The Pentagon has made clear it has no appetite for a new military entanglement in Latin America, following dual crises in Haiti and Cuba this week. Yet lawmakers, former officials and experts are calling on President Joe Biden to devote more resources to a region they say has been long neglected by the United States.
Top military officials at U.S. Southern Command have warned for years that Russia, China and other bad actors are rushing to fill the power vacuum left by Washington’s deprioritization of Central and South America in favor of faraway places such as the Middle East.
Now, the shocking assassination of the Haitian president and historic unrest in Cuba are a stark reminder of how quickly tumult can erupt in America’s own backyard — and the potential security ramifications for the entire region.
U.S. officials have thus far declined to fulfill Haitian officials’ requests to send American troops to help calm the situation, although they sent a small number of personnel to shore up the U.S. Embassy there immediately after President Jovenel Moïse’s assassination. And though Biden has voiced support for the protesters in Cuba, most of his administration’s policy toward the country, including potentially lifting Trump-era sanctions, remains a mystery.
Washington’s neglect of the Western Hemisphere has allowed Moscow and Beijing to prop up antidemocratic regimes that foment disorder and unrest across the region, experts said.
“The United States has deprioritized and underinvested in the Western Hemisphere for decades,” said Ryan Berg, a senior fellow at the Center for Strategic and International Studies, urging the Biden administration to invest more in the region. “China and Russia support illiberal regimes throughout the hemisphere, such as Venezuela, that compound regional security challenges and hold back political transitions toward democracy.”
Sen. Jim Inhofe (R-Okla.), is one of several lawmakers who have repeatedly called for greater investment in Southern Command to counter China and Russia’s rising economic and military influence. In a statement to POLITICO, Inhofe noted that the threat of drug and weapons traffickers, the immigration crisis at the border, as well as other criminal organizations “pose a real threat to American families.”
“The challenges we face in SOUTHCOM are complex and widespread — and are all the more important given their proximity to our homeland,” Inhofe said. “Dealing with all of these challenges is made exponentially harder when the Department of Defense is underfunded — which is exactly what it will be under President Biden’s proposed budget.”
Last year, Senate appropriators provided an additional $28.3 million to fund Southern Command’s unmet requirements for intelligence, surveillance and reconnaissance. This year, DoD has asked for a boost of $163 million overall, according to a list obtained by Inside Defense.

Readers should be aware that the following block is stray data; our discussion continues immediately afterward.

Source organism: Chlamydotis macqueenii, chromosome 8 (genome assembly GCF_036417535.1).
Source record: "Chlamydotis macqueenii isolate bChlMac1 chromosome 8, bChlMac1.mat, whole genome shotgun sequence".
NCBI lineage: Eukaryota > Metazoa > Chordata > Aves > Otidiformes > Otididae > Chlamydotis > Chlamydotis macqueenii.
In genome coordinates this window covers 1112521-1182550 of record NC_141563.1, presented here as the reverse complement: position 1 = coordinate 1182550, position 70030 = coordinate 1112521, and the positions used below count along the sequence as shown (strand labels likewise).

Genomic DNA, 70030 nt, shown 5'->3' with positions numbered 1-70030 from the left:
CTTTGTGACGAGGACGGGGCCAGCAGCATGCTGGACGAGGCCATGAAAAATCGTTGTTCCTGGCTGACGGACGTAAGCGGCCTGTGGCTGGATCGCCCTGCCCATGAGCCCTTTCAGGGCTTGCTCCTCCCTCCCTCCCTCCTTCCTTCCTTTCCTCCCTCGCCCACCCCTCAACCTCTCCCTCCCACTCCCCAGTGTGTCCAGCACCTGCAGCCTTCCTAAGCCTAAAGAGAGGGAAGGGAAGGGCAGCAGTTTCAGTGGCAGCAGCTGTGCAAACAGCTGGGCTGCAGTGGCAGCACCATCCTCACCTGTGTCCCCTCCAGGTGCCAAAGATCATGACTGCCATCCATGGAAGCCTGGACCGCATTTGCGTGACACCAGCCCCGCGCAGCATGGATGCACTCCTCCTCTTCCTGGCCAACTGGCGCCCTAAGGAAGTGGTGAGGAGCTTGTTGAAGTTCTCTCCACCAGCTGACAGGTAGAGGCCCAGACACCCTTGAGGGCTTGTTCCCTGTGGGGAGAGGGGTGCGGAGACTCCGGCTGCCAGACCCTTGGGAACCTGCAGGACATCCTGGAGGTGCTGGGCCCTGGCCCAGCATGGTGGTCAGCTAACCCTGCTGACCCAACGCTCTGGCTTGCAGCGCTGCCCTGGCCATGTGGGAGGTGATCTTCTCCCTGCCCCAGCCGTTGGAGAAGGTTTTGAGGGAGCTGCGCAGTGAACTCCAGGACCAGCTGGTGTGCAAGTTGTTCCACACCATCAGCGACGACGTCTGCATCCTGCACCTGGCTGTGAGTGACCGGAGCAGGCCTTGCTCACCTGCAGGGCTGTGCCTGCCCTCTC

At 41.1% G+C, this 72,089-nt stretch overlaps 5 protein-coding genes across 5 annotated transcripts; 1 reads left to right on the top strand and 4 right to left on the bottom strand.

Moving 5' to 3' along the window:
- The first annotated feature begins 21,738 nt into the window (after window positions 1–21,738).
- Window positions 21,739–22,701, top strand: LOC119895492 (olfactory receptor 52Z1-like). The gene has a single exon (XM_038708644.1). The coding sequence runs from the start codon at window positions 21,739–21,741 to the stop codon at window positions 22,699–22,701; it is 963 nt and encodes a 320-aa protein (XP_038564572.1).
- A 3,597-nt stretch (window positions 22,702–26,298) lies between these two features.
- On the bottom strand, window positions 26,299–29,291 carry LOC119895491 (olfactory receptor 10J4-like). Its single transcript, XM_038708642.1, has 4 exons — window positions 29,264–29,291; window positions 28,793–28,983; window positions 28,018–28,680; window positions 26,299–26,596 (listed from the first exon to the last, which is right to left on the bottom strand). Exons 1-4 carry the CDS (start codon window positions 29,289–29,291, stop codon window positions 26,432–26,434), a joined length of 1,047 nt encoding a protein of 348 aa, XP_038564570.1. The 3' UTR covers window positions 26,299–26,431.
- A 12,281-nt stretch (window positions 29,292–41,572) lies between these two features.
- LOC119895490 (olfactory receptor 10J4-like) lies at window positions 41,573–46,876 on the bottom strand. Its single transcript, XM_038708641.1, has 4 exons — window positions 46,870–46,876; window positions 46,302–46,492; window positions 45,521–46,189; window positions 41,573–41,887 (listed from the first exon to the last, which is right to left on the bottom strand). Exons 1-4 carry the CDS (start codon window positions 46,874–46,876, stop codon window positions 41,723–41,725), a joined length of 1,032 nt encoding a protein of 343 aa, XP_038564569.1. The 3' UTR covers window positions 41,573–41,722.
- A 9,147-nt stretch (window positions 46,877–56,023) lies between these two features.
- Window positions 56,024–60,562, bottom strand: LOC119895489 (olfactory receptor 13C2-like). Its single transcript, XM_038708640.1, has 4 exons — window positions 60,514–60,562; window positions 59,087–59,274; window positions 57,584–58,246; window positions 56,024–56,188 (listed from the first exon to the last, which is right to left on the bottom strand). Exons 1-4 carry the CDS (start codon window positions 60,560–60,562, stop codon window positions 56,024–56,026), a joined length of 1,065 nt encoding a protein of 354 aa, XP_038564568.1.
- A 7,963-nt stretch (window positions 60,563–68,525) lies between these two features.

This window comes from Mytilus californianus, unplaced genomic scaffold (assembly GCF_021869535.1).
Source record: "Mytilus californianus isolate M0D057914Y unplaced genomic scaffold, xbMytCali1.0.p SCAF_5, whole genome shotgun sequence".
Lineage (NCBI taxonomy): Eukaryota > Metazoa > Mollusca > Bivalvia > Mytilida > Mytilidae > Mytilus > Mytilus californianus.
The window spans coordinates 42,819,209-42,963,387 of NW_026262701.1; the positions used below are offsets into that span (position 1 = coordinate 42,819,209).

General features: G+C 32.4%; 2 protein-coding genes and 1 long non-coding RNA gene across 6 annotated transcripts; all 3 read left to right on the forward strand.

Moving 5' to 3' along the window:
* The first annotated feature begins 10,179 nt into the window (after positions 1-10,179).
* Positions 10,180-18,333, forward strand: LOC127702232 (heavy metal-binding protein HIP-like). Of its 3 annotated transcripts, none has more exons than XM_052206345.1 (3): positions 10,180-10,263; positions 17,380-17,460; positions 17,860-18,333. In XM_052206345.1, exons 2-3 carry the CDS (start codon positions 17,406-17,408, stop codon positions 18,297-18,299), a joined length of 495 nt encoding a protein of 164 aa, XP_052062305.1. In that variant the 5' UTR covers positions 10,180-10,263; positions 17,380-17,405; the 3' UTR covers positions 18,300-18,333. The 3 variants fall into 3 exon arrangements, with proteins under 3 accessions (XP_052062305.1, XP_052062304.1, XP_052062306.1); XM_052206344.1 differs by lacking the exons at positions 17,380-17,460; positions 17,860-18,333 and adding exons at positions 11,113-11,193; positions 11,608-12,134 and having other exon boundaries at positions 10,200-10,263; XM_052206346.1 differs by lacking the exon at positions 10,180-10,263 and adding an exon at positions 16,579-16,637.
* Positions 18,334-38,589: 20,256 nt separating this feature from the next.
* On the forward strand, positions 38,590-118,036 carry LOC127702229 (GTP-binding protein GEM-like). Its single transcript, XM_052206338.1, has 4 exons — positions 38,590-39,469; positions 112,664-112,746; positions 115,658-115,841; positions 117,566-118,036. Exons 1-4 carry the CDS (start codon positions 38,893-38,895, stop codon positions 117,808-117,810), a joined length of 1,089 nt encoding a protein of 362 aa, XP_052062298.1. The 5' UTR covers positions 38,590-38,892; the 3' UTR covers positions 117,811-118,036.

U.S. military intervention in Haiti or Cuba would be “a huge mistake,” said Rebecca Bill Chavez, who served as the Pentagon’s top official for Western Hemisphere affairs in the Obama administration. Instead, she called on the Pentagon to dedicate more resources to humanitarian assistance and disaster relief to the region, and to countering China’s predatory economics and illegal fishing.
“We’ve had a tendency to neglect Latin America,” Chavez said. “It’s a region that’s far too often overlooked and as a result we’re always reacting. I think we need a coherent long-term strategy toward the region that goes beyond the Northern Triangle.”
While the situation compels some involvement, sending U.S. troops to stabilize the situation would be “very risky” and would likely result in a longer-term engagement, said Michael Shifter, president of the Inter-American Dialogue, a group focused on the Western Hemisphere. He urged the administration to help Haitian officials work out a stable governing arrangement, including considering appointing a special U.S. envoy for the country.
A top concern is the possibility that an uncontrolled civil conflict in Haiti could lead to a new refugee crisis, Shifter said.
“The U.S. cannot afford to be on the sidelines in the wake of the president’s assassination and ensuing chaos,” Shifter said. “The Biden administration has a fundamental interest in doing what it can to stabilize the situation in Haiti through non-military means.”
Pentagon spokesperson John Kirby sought to tamp down any expectation of a new U.S. military intervention in Haiti or a major shift in the Pentagon’s priorities on Tuesday.
“Recent newsworthy events aren’t necessarily going to drive major changes to Southern Command,” Kirby said.
Southern Command has long requested additional resources for the region, particularly as anti-American actors have grown in influence there. Adm. Craig Faller, the current commander, noted recently that Russia, China and transnational criminal organizations are actively undermining America’s efforts in the Western Hemisphere.